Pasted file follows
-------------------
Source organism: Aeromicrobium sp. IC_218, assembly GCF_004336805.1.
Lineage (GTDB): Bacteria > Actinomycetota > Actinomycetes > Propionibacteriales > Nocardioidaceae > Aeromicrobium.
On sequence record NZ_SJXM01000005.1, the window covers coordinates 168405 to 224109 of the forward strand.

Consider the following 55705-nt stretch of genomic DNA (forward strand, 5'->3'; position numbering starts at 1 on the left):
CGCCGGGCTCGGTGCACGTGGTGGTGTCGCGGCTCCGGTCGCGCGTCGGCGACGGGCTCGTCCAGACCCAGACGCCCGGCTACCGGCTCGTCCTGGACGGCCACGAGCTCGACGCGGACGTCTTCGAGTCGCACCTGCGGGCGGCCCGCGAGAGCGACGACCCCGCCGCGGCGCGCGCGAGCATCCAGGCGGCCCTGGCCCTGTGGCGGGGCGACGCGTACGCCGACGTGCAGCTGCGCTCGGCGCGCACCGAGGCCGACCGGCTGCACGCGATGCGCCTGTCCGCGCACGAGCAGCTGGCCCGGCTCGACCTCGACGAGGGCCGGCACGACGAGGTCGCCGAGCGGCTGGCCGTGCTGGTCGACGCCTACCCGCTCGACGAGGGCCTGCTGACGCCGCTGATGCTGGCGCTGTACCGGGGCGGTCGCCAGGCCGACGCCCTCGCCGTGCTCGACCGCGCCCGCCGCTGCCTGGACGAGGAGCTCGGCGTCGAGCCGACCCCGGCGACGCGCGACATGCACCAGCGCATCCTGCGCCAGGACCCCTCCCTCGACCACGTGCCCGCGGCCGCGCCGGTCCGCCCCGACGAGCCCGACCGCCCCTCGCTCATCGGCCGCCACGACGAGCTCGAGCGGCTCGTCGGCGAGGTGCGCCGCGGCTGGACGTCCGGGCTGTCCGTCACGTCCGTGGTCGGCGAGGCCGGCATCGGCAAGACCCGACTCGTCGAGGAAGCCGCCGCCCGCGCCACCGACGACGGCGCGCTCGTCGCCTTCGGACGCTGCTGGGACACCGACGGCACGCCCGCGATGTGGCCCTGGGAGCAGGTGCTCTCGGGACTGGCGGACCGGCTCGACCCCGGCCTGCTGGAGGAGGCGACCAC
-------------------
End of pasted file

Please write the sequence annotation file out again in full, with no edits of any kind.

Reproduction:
Source organism: Aeromicrobium sp. IC_218, assembly GCF_004336805.1.
Lineage (GTDB): Bacteria > Actinomycetota > Actinomycetes > Propionibacteriales > Nocardioidaceae > Aeromicrobium.
On sequence record NZ_SJXM01000005.1, the window covers coordinates 168405 to 224109 of the forward strand.

Consider the following 55705-nt stretch of genomic DNA (forward strand, 5'->3'; position numbering starts at 1 on the left):
CGCCGGGCTCGGTGCACGTGGTGGTGTCGCGGCTCCGGTCGCGCGTCGGCGACGGGCTCGTCCAGACCCAGACGCCCGGCTACCGGCTCGTCCTGGACGGCCACGAGCTCGACGCGGACGTCTTCGAGTCGCACCTGCGGGCGGCCCGCGAGAGCGACGACCCCGCCGCGGCGCGCGCGAGCATCCAGGCGGCCCTGGCCCTGTGGCGGGGCGACGCGTACGCCGACGTGCAGCTGCGCTCGGCGCGCACCGAGGCCGACCGGCTGCACGCGATGCGCCTGTCCGCGCACGAGCAGCTGGCCCGGCTCGACCTCGACGAGGGCCGGCACGACGAGGTCGCCGAGCGGCTGGCCGTGCTGGTCGACGCCTACCCGCTCGACGAGGGCCTGCTGACGCCGCTGATGCTGGCGCTGTACCGGGGCGGTCGCCAGGCCGACGCCCTCGCCGTGCTCGACCGCGCCCGCCGCTGCCTGGACGAGGAGCTCGGCGTCGAGCCGACCCCGGCGACGCGCGACATGCACCAGCGCATCCTGCGCCAGGACCCCTCCCTCGACCACGTGCCCGCGGCCGCGCCGGTCCGCCCCGACGAGCCCGACCGCCCCTCGCTCATCGGCCGCCACGACGAGCTCGAGCGGCTCGTCGGCGAGGTGCGCCGCGGCTGGACGTCCGGGCTGTCCGTCACGTCCGTGGTCGGCGAGGCCGGCATCGGCAAGACCCGACTCGTCGAGGAAGCCGCCGCCCGCGCCACCGACGACGGCGCGCTCGTCGCCTTCGGACGCTGCTGGGACACCGACGGCACGCCCGCGATGTGGCCCTGGGAGCAGGTGCTCTCGGGACTGGCGGACCGGCTCGACCCCGGCCTGCTGGAGGAGGCGACCAC